It is the Resurrection of Jesus Christ from the dead that the Orthodox Church proclaims to this day with faith, conviction and the certainty that God has acted "in Christ Jesus" within history in a decisive and "eschatological" manner, in order to reclaim, restore and renew His fallen creation. 

Of course, other Christian churches proclaim the very same victory over death in the Resurrection of Christ. However, the Resurrection understood as the bodily resurrection of Jesus Christ has been challenged, "reinterpreted," or rejected by a fair share of biblical scholars and theologians. 

We need to be fully aware that the bodily resurrection of Christ does not refer to a resuscitated corpse. There is a tremendous element of transformation in the "spiritual body" of the Lord. The mysterious aspect of this transformation is conveyed in many of the scriptural texts that try and describe — perhaps less than adequately, or at least not exhaustively — the risen life of the Lord. 

Also, a resuscitated Jesus would have died again, as did Lazarus, the daughter of the elder Jairus, and the son of the widow of Nain. But St. Paul affirms: "For we know that Christ being raised from the dead will never die again; death no longer has dominion over him" (ROM. 6:9). 

There has "arisen" a sad division amongst Christians over this essential issue. To follow Jesus or to believe in Him apart from His bodily resurrection and all that that implies for Christology, anthropology, and eschatology, etc., is to follow "another Gospel." (GAL. 1:7) Such a Jesus did not "trample down death by death." It is a different Jesus and a different religion.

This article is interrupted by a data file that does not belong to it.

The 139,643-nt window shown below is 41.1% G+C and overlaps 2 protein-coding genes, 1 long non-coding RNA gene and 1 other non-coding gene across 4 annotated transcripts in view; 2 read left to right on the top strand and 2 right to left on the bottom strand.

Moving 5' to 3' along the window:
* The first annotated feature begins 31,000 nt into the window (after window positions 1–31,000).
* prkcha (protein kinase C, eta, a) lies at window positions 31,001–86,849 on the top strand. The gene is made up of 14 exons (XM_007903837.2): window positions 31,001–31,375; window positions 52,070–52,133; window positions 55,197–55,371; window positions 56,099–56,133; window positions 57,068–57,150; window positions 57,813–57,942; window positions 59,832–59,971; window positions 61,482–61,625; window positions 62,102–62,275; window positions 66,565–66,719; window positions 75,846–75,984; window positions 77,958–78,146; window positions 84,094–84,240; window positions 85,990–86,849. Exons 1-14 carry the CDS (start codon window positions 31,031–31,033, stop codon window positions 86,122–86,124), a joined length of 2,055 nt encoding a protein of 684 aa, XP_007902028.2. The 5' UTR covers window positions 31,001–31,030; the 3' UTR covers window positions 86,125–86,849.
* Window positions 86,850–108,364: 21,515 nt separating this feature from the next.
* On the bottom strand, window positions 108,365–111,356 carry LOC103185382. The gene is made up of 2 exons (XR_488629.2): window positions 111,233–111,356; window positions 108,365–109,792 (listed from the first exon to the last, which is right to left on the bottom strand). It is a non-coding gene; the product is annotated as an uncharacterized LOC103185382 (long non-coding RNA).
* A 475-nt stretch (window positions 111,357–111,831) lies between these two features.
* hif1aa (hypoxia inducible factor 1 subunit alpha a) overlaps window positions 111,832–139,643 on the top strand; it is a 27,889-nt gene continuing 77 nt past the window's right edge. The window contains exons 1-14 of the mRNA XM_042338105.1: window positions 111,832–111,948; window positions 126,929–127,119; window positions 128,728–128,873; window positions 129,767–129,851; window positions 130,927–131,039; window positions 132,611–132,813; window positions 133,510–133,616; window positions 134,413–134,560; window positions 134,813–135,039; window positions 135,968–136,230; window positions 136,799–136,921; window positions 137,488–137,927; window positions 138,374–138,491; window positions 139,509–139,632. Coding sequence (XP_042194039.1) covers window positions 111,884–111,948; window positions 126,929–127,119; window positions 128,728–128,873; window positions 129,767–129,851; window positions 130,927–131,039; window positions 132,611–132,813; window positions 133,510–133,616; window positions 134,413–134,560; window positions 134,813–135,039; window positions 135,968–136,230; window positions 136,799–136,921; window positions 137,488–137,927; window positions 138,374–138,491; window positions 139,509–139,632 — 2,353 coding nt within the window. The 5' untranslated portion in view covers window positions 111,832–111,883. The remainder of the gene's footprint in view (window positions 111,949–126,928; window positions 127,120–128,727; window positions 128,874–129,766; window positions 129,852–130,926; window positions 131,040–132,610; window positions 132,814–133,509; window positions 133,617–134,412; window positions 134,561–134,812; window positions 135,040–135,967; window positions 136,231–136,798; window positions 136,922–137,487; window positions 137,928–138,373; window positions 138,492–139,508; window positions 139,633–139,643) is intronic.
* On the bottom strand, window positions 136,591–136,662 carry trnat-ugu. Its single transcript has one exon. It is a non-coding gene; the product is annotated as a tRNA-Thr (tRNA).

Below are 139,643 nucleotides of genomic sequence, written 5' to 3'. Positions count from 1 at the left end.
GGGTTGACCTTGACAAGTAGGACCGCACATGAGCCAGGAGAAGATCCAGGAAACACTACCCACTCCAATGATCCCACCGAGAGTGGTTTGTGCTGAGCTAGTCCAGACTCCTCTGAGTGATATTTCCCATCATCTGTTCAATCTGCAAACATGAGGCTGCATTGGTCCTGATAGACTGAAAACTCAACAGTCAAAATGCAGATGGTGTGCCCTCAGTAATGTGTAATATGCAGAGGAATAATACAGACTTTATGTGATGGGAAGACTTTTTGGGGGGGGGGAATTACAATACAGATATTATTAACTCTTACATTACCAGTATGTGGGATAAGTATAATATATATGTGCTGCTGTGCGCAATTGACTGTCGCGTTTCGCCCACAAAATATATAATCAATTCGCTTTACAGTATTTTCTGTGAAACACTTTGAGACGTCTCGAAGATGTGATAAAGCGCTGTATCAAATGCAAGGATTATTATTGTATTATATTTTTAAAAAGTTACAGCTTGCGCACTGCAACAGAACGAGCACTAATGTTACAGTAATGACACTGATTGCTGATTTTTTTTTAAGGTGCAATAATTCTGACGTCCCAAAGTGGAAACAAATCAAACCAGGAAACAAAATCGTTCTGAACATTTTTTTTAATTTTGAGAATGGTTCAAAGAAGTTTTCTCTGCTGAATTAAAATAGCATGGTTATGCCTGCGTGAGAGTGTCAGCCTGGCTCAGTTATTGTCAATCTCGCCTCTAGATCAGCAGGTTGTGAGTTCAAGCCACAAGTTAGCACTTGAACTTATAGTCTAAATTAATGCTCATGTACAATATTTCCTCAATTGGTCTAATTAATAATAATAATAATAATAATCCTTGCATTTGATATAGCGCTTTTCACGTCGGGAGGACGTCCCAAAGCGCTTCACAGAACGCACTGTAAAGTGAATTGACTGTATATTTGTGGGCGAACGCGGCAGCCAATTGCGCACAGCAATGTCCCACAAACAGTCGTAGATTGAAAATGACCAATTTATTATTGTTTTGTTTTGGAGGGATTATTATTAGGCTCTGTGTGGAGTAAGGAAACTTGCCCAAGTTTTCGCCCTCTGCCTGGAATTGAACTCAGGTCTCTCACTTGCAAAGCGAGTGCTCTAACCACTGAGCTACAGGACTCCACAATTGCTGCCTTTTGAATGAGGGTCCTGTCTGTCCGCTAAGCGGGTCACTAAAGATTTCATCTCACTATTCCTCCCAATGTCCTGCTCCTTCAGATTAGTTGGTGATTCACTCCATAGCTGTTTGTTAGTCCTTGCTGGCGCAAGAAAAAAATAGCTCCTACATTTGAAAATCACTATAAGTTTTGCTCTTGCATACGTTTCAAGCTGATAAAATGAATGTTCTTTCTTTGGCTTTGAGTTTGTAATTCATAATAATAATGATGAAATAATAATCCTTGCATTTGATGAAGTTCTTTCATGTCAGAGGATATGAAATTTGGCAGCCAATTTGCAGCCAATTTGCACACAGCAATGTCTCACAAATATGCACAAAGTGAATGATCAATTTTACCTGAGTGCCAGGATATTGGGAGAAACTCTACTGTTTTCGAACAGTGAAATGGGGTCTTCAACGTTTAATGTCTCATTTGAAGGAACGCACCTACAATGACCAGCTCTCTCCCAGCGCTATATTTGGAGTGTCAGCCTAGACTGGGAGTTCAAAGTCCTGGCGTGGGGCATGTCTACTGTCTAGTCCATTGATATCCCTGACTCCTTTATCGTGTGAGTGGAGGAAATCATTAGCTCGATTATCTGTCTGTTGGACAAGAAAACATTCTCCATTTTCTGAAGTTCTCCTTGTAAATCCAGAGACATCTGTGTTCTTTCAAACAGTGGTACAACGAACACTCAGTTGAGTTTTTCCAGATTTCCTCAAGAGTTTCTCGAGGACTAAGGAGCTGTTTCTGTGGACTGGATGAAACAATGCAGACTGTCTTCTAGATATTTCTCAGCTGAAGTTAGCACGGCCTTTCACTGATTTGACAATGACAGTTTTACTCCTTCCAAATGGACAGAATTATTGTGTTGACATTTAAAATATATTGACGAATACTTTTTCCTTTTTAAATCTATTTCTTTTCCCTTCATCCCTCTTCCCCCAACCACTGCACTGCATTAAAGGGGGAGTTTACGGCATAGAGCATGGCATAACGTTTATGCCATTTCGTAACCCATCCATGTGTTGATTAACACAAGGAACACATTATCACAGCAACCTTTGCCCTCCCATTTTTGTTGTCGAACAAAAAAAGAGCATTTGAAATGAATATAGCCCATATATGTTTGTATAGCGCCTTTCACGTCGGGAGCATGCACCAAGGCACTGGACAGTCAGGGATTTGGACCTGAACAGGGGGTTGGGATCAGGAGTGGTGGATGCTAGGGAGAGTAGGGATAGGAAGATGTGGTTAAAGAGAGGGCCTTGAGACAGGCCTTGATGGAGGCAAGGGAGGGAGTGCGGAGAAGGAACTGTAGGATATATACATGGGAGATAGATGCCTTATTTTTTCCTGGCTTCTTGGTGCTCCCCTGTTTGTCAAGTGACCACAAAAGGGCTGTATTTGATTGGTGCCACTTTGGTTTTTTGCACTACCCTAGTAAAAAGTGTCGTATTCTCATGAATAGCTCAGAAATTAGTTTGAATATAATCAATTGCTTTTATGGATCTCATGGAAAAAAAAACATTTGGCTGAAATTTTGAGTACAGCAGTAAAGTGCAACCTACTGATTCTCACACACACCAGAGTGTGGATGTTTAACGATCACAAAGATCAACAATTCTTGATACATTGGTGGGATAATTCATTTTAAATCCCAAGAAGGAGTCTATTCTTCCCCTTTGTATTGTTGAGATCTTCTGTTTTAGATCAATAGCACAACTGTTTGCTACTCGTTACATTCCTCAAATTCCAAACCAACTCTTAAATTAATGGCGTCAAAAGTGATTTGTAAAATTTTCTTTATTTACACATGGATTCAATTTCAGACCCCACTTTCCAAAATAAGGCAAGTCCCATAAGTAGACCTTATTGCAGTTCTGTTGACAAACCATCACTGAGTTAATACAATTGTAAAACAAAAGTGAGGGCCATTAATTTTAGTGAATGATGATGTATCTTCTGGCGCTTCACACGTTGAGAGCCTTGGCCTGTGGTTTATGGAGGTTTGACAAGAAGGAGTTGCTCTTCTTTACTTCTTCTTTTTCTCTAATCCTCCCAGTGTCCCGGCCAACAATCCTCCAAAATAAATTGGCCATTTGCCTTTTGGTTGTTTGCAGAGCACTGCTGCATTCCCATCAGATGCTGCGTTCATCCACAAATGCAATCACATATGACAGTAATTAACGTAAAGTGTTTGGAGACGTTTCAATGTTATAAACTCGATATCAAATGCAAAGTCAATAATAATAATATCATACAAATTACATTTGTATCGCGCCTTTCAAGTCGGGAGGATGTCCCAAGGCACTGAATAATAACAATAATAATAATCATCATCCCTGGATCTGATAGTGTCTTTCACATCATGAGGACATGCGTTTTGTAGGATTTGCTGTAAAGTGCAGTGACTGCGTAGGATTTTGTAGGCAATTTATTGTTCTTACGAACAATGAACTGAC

The further words of Peter Chrysologus captures the choice before us when contemplating the empty tomb:

Pray that the angel would descend now and roll away all the hardness of our hearts and open up our closed senses and declare to our minds that Christ has risen, for just as the heart in which Christ lives and reigns is heaven, so also the heart in which Christ remains dead and buried is a grave. May it be believed that just as he died, so was he transformed. Christ the man suffered, died and was buried; as God he lives, reigns, is and will be forever.  —SERMONS 75.4

CHRIST IS RISEN!  INDEED HE IS RISEN!

Tuesday, May 2, 2017

'The new is fulfilled... Be made new!'


Dear Parish Faithful,

CHRIST IS RISEN!
INDEED HE IS RISEN!

PASCHA:  The Seventeenth Day




I greet everyone from lovely Livonia, MI!

"Today salvation has come to the world, to things visible and to things invisible. Christ is risen from the dead; rise with him. Christ has returned to himself; return. Christ is freed from the tomb; be freed from the bonds of sin. The gates of hades are opened, and death is destroyed, and the old Adam is put aside, and the new is fulfilled. If anyone in Christ is a new creation, be made new."